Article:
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Oncogene. 2007 Apr 12;26(17):2507-12. Epub 2006 Oct 16.

P53 in blind subterranean mole rats--loss-of-function versus gain-of-function activities on newly cloned Spalax target genes.

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Laboratory of Animal Molecular Evolution, Institute of Evolution, University of Haifa, Mount Carmel, Haifa, Israel.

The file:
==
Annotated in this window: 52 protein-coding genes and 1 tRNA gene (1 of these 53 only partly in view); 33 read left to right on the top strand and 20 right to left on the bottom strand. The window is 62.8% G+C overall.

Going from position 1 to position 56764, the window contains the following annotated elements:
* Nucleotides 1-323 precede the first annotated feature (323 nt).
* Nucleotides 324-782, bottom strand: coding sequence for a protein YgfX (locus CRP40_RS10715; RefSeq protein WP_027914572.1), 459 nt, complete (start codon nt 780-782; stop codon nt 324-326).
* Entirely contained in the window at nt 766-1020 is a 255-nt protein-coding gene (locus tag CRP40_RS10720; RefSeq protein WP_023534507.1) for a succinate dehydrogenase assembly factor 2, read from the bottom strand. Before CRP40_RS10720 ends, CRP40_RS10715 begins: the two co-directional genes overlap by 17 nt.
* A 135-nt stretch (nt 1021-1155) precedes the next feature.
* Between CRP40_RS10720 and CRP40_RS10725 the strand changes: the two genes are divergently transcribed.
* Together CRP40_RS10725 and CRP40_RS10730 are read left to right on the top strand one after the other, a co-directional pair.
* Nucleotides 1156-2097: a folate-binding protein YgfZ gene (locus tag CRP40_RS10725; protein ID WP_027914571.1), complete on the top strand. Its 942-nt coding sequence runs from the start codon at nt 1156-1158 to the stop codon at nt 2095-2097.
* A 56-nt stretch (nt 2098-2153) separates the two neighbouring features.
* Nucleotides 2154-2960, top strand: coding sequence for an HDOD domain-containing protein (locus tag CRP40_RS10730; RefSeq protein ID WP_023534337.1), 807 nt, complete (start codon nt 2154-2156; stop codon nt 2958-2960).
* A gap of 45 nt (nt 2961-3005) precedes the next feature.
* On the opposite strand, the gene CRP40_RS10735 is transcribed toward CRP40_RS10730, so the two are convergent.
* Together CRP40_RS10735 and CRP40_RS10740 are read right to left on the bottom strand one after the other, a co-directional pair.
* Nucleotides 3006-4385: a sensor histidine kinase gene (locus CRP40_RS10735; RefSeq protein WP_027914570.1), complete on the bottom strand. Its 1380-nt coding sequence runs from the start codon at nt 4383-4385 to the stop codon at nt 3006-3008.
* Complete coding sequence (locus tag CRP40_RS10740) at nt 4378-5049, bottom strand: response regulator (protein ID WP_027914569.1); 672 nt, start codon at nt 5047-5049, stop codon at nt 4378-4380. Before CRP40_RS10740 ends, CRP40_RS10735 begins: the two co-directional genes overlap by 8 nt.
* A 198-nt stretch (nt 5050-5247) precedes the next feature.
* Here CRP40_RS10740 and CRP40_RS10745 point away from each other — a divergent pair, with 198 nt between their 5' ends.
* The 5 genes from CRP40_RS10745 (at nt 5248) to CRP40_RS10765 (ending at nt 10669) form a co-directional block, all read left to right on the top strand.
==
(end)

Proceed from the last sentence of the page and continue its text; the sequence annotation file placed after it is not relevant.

A tumor suppressor gene, p53, controls cellular responses to a variety of stress conditions, including DNA damage and hypoxia, leading to growth arrest and/or apoptosis. Recently, we demonstrated that in blind subterranean mole rats, Spalax, a model organism for hypoxia tolerance, the p53 DNA-binding domain contains a specific Arg174Lys amino acid substitution. This substitution reduces the p53 effect on the transcription of apoptosis genes (apaf1, puma, pten and noxa) and enhances it on human cell cycle arrest and p53 stabilization/homeostasis genes (mdm2, pten, p21 and cycG). In the current study, we cloned Spalax apaf1 promoter and mdm2 intronic regions containing consensus p53-responsive elements. We compared the Spalax-responsive elements to those of human, mouse and rat and investigated the transcriptional activity of Spalax and human Arg174Lys-mutated p53 on target genes of both species. Spalax and human-mutated p53 lost induction of apaf1 transcription, and increased induction of mdm2 transcription. We conclude that Spalax evolved hypoxia-adaptive mechanisms, analogous to the alterations acquired by cancer cells during tumor development, with a bias against apoptosis while favoring cell arrest and DNA repair.

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